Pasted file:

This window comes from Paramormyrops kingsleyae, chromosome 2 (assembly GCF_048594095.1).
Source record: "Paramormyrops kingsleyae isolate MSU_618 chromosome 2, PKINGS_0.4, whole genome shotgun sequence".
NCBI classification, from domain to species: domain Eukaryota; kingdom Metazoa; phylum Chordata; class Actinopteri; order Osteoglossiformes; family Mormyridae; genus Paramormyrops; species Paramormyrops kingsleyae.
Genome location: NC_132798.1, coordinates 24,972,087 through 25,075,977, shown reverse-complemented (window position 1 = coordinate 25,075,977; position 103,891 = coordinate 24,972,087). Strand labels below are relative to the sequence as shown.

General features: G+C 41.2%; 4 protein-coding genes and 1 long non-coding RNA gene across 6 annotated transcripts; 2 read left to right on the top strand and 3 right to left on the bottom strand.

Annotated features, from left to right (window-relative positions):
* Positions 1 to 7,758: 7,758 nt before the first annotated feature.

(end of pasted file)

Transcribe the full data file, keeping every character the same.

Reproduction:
This window comes from Paramormyrops kingsleyae, chromosome 2 (assembly GCF_048594095.1).
Source record: "Paramormyrops kingsleyae isolate MSU_618 chromosome 2, PKINGS_0.4, whole genome shotgun sequence".
NCBI classification, from domain to species: domain Eukaryota; kingdom Metazoa; phylum Chordata; class Actinopteri; order Osteoglossiformes; family Mormyridae; genus Paramormyrops; species Paramormyrops kingsleyae.
Genome location: NC_132798.1, coordinates 24,972,087 through 25,075,977, shown reverse-complemented (window position 1 = coordinate 25,075,977; position 103,891 = coordinate 24,972,087). Strand labels below are relative to the sequence as shown.

General features: G+C 41.2%; 4 protein-coding genes and 1 long non-coding RNA gene across 6 annotated transcripts; 2 read left to right on the top strand and 3 right to left on the bottom strand.

Annotated features, from left to right (window-relative positions):
* Positions 1 to 7,758: 7,758 nt before the first annotated feature.